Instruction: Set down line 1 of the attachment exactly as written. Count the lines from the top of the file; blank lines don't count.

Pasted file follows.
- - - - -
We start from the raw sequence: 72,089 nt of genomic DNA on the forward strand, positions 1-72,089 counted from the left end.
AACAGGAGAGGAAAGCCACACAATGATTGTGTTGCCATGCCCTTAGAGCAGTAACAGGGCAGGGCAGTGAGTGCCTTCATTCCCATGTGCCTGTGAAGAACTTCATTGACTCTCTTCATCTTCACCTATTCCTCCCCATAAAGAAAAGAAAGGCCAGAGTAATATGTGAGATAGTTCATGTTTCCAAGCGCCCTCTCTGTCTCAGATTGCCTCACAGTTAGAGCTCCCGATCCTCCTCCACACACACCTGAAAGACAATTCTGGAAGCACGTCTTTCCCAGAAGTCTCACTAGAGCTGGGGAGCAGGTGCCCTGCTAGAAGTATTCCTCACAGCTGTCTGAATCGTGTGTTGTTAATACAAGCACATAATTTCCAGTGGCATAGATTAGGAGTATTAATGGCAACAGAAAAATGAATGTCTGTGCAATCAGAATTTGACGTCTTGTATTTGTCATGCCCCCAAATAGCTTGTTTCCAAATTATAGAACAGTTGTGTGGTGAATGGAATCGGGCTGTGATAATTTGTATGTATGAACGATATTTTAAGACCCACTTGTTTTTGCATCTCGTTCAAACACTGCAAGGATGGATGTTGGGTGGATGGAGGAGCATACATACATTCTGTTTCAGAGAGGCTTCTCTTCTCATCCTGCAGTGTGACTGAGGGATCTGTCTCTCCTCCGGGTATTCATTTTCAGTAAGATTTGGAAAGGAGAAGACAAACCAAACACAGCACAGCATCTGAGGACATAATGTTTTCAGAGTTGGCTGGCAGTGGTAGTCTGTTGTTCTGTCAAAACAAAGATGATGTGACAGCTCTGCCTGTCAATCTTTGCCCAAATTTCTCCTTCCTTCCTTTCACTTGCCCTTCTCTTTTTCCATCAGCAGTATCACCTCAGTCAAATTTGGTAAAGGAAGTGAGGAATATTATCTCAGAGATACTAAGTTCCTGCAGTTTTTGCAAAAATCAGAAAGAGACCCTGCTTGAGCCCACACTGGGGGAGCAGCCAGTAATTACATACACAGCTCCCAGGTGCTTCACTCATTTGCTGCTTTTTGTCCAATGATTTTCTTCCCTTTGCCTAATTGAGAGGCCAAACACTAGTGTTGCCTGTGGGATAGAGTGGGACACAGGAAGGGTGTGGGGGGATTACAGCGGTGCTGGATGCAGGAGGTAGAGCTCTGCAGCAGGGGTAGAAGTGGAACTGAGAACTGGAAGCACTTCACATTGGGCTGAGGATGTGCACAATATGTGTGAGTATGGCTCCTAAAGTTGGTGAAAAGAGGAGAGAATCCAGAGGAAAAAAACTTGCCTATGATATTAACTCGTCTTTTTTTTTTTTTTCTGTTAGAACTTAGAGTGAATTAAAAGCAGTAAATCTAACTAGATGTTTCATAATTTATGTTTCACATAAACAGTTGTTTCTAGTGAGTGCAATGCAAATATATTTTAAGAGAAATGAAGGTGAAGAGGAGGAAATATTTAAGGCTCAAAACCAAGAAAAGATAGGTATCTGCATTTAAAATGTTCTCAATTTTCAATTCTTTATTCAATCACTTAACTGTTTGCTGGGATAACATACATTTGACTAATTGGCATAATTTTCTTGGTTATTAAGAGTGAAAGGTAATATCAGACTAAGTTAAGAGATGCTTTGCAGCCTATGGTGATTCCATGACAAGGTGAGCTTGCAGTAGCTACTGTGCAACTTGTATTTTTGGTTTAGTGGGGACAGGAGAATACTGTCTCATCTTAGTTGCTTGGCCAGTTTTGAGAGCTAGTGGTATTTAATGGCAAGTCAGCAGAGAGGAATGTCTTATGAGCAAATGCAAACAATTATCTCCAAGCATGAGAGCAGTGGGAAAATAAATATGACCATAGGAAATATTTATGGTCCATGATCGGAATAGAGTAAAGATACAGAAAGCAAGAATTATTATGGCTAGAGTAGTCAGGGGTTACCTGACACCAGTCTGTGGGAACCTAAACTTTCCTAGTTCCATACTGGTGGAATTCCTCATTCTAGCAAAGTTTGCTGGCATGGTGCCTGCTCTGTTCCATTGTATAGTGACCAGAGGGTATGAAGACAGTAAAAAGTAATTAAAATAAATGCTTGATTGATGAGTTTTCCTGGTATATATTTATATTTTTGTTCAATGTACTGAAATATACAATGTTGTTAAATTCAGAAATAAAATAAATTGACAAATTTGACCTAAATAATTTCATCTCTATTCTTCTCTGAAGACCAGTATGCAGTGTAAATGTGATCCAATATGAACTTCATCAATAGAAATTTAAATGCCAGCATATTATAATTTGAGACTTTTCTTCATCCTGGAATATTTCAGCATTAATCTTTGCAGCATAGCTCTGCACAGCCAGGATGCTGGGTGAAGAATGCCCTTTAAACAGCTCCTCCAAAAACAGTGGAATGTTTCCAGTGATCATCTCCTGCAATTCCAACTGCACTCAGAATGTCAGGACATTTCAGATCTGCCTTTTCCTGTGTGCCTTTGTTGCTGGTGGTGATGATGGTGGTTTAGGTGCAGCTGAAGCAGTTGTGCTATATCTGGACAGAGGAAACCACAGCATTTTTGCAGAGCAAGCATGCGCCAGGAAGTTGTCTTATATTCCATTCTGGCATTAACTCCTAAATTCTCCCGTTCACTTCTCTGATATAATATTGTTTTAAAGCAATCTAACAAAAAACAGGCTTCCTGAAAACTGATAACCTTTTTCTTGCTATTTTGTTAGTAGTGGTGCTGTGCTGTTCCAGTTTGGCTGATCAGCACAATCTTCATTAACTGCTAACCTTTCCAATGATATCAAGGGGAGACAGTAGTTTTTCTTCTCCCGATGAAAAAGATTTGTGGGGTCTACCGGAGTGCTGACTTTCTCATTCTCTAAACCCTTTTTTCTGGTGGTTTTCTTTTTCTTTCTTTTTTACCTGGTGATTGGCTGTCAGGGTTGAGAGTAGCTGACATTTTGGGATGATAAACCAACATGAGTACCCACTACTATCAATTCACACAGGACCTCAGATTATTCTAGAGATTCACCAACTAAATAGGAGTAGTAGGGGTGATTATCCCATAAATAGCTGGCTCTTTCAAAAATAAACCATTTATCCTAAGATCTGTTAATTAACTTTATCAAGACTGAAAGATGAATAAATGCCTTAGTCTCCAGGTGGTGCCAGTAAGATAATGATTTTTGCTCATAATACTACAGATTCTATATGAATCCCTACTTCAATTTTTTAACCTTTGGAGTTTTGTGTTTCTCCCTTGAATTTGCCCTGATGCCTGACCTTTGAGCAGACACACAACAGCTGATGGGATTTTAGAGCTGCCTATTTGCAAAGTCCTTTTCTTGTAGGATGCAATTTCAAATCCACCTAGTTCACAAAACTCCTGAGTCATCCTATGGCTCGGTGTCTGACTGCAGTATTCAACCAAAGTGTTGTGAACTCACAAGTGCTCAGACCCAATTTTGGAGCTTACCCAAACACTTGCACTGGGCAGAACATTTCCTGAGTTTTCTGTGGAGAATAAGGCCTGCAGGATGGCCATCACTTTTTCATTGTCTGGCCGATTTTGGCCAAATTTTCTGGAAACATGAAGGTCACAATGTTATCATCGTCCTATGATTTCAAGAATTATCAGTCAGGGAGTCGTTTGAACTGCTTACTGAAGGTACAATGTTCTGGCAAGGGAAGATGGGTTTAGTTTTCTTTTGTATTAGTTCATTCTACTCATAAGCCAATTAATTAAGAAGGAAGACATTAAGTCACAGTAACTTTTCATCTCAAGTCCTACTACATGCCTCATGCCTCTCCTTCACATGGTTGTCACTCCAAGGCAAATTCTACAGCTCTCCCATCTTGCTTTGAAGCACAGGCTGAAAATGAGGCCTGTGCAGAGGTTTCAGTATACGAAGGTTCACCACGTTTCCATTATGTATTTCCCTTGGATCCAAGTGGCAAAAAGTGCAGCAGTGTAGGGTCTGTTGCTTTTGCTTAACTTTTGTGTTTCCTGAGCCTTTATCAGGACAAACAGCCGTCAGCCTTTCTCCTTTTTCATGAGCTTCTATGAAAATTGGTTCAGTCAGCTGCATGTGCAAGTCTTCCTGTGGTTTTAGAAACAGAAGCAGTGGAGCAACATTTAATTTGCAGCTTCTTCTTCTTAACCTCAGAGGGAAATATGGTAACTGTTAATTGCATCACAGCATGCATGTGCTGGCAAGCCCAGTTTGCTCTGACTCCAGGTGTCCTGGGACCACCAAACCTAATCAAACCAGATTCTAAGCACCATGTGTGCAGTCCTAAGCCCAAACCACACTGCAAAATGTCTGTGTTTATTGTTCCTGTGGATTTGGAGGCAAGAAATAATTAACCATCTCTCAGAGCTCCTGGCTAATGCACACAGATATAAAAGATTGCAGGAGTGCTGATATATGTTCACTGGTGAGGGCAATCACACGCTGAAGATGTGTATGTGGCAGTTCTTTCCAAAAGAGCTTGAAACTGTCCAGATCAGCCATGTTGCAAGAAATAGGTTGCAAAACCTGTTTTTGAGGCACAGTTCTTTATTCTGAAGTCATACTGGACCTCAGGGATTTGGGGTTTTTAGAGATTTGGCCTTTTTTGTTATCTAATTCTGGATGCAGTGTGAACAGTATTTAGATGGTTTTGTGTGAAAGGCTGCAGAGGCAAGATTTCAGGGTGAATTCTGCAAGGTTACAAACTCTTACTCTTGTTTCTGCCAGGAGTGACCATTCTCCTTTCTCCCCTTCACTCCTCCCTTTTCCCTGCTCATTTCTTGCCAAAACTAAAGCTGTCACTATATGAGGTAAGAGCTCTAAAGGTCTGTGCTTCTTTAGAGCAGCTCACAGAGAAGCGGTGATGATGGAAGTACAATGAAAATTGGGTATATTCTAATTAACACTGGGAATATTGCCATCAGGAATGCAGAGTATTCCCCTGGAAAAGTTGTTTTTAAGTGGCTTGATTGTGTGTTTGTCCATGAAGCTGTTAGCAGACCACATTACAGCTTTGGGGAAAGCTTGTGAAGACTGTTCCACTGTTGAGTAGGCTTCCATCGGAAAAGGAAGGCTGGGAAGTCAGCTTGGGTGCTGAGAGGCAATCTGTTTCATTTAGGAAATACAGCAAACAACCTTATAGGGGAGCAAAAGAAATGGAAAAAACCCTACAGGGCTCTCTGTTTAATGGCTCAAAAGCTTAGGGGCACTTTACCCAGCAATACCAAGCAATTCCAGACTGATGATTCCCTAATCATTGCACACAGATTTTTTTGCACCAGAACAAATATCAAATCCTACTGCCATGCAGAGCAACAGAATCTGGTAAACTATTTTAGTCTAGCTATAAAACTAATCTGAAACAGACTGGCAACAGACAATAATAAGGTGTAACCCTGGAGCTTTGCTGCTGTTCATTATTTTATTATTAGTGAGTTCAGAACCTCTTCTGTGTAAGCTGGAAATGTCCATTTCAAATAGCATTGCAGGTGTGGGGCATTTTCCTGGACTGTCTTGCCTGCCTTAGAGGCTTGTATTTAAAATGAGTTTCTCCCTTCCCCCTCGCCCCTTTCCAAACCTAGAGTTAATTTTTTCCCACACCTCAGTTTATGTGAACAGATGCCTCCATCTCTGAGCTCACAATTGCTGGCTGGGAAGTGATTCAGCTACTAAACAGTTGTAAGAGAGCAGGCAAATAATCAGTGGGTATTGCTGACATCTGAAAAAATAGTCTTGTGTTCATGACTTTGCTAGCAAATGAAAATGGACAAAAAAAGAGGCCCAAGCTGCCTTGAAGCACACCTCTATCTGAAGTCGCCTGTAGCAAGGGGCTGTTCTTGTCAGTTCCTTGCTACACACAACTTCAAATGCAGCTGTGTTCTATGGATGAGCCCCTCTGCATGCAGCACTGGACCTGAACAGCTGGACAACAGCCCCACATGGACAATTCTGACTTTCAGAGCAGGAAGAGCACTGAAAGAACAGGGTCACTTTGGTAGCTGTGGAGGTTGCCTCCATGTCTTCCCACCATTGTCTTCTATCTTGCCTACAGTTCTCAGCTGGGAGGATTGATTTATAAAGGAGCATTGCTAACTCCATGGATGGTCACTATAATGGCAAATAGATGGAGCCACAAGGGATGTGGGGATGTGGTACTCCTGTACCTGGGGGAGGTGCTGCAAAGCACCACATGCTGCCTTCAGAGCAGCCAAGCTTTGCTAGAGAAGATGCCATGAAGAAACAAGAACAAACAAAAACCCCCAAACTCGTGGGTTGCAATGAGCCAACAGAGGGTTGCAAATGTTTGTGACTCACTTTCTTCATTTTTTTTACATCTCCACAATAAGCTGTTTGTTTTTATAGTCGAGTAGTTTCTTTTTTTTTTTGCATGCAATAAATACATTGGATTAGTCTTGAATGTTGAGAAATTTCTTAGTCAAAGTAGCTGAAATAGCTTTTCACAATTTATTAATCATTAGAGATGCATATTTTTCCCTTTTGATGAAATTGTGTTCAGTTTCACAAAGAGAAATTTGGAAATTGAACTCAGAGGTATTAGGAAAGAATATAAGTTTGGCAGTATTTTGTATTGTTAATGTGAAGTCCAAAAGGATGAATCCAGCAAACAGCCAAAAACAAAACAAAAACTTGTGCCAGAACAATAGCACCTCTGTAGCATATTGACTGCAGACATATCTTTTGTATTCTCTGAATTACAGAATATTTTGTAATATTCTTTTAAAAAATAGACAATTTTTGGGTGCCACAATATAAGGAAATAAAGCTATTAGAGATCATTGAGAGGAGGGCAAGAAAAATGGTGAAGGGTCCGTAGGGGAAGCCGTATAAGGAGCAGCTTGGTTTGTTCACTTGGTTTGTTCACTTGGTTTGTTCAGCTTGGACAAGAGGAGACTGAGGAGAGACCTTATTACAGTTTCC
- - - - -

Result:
We start from the raw sequence: 72,089 nt of genomic DNA on the forward strand, positions 1-72,089 counted from the left end.